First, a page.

iptables is a popular firewall in Linux that allows you to monitor incoming and outgoing traffic to your system. It also allows you to configure rules and chains to control network packets to and from your server. In this article, we will look at how to configure iptables in Linux. We will also look at how to enable iptables, disable iptables and change iptables configuration.
How to Configure Iptables in Linux step by step
Here are the steps to configure iptables in Linux.
1. Install Iptables
Open terminal and run the following commands to update Ubuntu and then install iptables.
# sudo apt-get update # sudo apt-get install iptables
Check iptables status
# sudo iptables -L -v
You will see the following output, which lists all the rules present in your iptables. By default, iptables do not contain any rules.
Chain INPUT (policy ACCEPT 0 packets, 0 bytes) pkts bytes target prot opt in out source destination Chain FORWARD (policy ACCEPT 0 packets, 0 bytes) pkts bytes target prot opt in out source destination Chain OUTPUT (policy ACCEPT 0 packets, 0 bytes) pkts bytes target prot opt in out source destination
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2. Configure iptables
iptables monitors traffic to and from your server using tables which contain a set of rules, called CHAINS. When a packet matches a rule, it is directed to a target which can be another chain or one of the following actions.
- ACCEPT – accepts packet to pass through
- DROP – does not accept packet to pass through
- RETURN – returns the packet to its previous chain and stops it from going forward
The default table in iptables consists of the following 3 chains:
- INPUT – for incoming packets
- FORWARD – incoming packets to be forwarded
- OUTPUT – for outgoing packets
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Here is the general command to modify iptables.
sudo iptables -A <chain> -i <interface> -p <protocol (tcp/udp) > -s <source> --dport <port no.> -j <target>
Let us look at each of the options above
- – A – indicates that iptables are to be modified
- chain – name of chain such as INPUT, FORWARD or OUTPUT
- -i interface – network traffic whose traffic you want to control
- -p protocol – network protocol such as tcp/udp
- -s source – source ip address
- –dport – destination port number
- -j target – target name ACCEPT, DROP or RETURN. This will define the action to be taken in case a packet matches the rule.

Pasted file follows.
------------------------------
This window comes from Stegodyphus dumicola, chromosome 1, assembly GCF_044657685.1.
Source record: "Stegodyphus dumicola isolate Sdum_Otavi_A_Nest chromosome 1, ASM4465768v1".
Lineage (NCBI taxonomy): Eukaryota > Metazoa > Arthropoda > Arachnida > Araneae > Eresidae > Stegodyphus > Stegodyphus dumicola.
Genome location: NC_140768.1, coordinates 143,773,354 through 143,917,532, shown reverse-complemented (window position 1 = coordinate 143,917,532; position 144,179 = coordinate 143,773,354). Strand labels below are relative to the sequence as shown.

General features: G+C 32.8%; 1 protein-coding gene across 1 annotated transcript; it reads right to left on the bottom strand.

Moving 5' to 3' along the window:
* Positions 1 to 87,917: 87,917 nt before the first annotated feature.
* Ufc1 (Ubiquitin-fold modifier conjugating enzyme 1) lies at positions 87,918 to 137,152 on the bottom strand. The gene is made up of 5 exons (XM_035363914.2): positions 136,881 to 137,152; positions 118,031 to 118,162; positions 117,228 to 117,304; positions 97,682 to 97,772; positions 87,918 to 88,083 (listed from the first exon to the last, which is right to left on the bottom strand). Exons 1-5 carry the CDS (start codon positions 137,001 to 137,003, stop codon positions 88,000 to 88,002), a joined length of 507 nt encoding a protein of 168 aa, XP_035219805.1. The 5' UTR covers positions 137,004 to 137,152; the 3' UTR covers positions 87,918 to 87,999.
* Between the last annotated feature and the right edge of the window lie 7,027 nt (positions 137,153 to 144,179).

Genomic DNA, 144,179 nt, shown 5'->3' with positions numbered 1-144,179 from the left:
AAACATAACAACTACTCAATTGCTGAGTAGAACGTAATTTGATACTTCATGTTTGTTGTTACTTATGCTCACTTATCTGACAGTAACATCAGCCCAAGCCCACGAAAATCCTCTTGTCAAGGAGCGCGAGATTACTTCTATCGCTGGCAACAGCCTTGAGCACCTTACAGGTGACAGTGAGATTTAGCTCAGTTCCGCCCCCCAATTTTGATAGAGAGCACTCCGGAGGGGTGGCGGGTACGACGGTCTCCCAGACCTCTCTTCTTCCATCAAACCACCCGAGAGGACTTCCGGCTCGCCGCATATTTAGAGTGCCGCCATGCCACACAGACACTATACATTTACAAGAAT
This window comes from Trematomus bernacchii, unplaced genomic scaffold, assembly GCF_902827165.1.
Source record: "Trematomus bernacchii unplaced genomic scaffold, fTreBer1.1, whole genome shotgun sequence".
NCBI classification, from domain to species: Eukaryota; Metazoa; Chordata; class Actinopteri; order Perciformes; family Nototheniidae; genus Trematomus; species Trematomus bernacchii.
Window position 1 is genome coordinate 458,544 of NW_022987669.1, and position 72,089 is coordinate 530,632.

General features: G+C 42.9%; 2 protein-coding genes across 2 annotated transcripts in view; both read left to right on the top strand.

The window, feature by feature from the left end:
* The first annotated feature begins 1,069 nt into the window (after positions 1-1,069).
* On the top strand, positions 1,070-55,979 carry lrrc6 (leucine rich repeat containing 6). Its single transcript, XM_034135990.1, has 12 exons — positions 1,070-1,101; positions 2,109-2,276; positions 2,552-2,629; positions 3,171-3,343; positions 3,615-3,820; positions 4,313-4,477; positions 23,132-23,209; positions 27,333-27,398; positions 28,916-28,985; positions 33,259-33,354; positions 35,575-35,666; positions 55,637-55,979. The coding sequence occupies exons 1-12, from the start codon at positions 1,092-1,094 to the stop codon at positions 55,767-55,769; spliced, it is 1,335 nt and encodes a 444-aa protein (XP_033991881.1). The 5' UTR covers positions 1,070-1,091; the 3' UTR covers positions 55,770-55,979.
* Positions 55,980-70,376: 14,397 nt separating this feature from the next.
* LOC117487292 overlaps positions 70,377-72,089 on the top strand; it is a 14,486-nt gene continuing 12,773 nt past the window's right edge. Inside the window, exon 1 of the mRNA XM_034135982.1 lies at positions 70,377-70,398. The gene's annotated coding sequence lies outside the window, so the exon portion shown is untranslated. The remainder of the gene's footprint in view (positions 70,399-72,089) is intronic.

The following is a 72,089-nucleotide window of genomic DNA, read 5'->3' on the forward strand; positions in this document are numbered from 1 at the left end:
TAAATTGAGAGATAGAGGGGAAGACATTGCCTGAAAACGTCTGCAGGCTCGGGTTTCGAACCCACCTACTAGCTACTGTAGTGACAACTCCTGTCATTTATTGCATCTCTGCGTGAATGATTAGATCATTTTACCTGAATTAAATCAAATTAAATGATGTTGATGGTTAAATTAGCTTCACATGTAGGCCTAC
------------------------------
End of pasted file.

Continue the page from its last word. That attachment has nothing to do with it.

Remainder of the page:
Now let us look at some of the most common use cases.
Allow traffic from localhost
Here is the iptables rule to allow traffic from localhost
# sudo iptables -A INPUT -i lo -j ACCEPT
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Allow traffic to http, https & ssh ports
Here are the iptables rules to allow traffic to http (port 80), https (port 443) and ssh (port 22).
# sudo iptables -A INPUT -p tcp --dport 22 -j ACCEPT # sudo iptables -A INPUT -p tcp --dport 80 -j ACCEPT # sudo iptables -A INPUT -p tcp --dport 443 -j ACCEPT
Allow traffic from specific IP address
Here is the iptables rule to allow traffic from specific ip e.g. 188.8.131.52. Replace the ip address below as per your requirement.
sudo iptables -A INPUT -s 184.108.40.206 -j ACCEPT
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Disallow traffic from specific IP address
Here is the iptables rule to block traffic from specific ip e.g. 220.127.116.11. Replace the ip address below as per your requirement.
# sudo iptables -A INPUT -s 18.104.22.168 -j DROP
Drop traffic to all other ports
Here is the iptables rule to drop traffic to all ports other than the ones specified in iptables.
$ sudo iptables -A INPUT -j DROP
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List all iptables rules
Here is the command to list all iptables rules, with -L option.
# sudo iptables -L
Delete all iptables rules
Here is the command to delete all iptables rules and start afresh, using -F option
# sudo iptables -F
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Delete specific iptables rule
If you want to delete a specific iptables rule, use the -D option, specify the chain name and rule number. Here is an example to delete rule number 5 of INPUT chain.
# sudo iptables -D INPUT 5
3. Save iptables changes
iptables changes are saved in memory and need to be redefined on reboot. So to make these changes persistent, we need to use the following command.
# sudo /sbin/iptables-save > /etc/iptables.conf
The above command will save your latest iptables rules in a configuration file (/etc/iptables.conf). You need to run the above command every time you make changes to iptables.
Add the following command to /etc/rc.local to load the saved iptables rules at the time of reboot.
$ sudo iptables-restore < /etc/iptables.conf
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Finally, here are the commands to disable iptables in your system.
# sudo iptables -F # sudo /sbin/iptables-save
As you can see iptables is a very powerful tool to secure your server from unwanted traffic.